Privilege is a funny thing and not something I really think about all that often (probably because I’m privileged enough not to have to). However, having done three years of a social science undergrad I have read more papers and written more essays on gender, class, race and sexual privilege than I care to even dwell on.
And every so often something happens which makes the hierarchy of privilege so painfully obvious that it is difficult not to think about it. This week has been a interesting one.
I have been on placement all week which has had me doing a whole range of things, namely getting up at 6 (vom), enduring the busy commute and then looking for stories. All of these activities bar getting up in the middle of the night (because 6 basically is the middle of the night) generally features twitter.
I do love twitter. I love that it’s quick, newsy but opinionated. When the news broke this week that tory MP, Anne Marie Morris was ordered to resign after using the ‘n’ word in a meeting (and absolutely rightly so) I was (already) angrily scrolling through my feed on the train.
It threw up a lot of questions, primarily, what the hell? Why was that saying in her head? What age are we living in? Is this real life?
Her complete ignorance to how it had caused offence got me thinking about how people often don’t think something is an issue if it isn’t happening to them. They say ignorance is bliss. I can 100% guarantee Morris has never had her whiteness called into question. Her race is probably something she doesn’t even think about. But come on. I couldn’t believe there were debates going on as to whether her resignation was an overreaction.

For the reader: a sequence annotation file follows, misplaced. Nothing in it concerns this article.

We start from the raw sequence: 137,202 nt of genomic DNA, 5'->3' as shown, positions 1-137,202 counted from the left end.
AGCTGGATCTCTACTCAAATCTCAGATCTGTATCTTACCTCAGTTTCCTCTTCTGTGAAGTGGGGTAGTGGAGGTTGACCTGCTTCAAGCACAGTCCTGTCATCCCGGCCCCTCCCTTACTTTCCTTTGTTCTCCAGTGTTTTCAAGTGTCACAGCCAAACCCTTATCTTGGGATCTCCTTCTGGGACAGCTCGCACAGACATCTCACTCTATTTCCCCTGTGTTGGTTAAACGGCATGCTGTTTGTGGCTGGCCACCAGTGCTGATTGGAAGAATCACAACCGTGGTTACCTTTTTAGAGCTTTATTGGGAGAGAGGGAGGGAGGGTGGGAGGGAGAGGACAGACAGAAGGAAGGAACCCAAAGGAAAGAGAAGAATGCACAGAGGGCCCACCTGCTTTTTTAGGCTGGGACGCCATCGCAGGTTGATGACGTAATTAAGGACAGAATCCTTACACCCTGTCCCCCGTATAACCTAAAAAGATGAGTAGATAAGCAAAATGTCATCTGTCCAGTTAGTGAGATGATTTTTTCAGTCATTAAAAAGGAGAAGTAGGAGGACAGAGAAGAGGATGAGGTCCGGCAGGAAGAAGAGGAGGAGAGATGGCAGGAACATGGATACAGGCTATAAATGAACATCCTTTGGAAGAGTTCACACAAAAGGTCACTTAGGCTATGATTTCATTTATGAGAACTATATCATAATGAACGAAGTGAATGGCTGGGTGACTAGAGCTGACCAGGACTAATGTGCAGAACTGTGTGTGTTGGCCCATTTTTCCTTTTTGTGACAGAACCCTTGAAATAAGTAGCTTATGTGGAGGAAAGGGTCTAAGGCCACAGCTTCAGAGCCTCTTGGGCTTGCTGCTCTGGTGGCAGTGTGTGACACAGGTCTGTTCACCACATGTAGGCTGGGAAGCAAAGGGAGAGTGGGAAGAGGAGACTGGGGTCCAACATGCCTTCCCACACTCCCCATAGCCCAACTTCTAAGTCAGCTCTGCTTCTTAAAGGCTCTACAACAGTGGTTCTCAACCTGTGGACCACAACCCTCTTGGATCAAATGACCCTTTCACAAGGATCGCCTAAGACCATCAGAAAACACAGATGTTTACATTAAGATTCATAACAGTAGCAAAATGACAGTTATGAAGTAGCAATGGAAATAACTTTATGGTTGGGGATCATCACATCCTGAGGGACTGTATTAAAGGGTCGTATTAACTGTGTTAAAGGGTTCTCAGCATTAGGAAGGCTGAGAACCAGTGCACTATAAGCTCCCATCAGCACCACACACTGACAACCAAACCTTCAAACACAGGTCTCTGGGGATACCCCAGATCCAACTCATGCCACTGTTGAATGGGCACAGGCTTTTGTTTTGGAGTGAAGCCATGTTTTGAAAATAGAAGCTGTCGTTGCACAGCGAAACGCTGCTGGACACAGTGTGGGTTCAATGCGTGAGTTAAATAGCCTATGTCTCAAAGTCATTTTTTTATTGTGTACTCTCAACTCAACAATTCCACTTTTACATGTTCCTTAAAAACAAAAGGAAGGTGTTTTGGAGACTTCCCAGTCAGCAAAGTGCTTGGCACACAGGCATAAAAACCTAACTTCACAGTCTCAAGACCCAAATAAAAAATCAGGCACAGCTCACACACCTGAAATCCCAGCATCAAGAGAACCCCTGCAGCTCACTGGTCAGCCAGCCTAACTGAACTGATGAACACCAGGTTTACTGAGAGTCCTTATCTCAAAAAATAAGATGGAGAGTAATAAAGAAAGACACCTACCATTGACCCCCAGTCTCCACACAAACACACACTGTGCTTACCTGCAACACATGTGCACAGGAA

Twitter wasn’t a complete annoyance though. It also provided me with the gem that is the video of Andy Murray correcting a journalist after his loss at Wimbledon. If you haven’t seen the video, where have you been and I very strongly recommend it. As a journalist makes the statement that “Sam is the first US player to reach a major semi-final since 2009” Murray very smoothly interjects and says “Male Player”. There is a lot of nervous laughter (from the journalist) and Murray continues to look completely disinterested.
I would have loved this interaction, however it had played out- if Murray had jumped up on the table, thrown a copy of the female eunuch at the journalist and ripped his top off to reveal a ‘females are the future’ top hiding underneath. But the reason it was so brilliant was that Murray corrected the journalist so casually, so naturally because he legitimately see’s the likes of Serena Williams, Johanna Konta, Caroline Wozniacki as his peers, his equals.
This is not performative feminism in any way shape or form. He’s not doing it to get in his wife’s good books or look like the ‘nice guy’. We have got good at putting up a front of being socially accepting and aware. Progressiveness is sexy. So many people were against Trumps Muslim ban, holding it up as a blatant injustice. Yet those same people get offended when being pulled up for saying “Oh but they’re not like other Muslims.” Millions of people will attend Pride across the world yet some of those people will not use the pronouns that trans men and women go by because “well they’re not really a man/woman are they?”
There are so many Andy Murray’s out there, people who are genuinely socially aware. Who care not because it is going to get them 10 more followers but because it is the right thing. It’s just a shame that some of the people we voted into power don’t seem to feel the same way.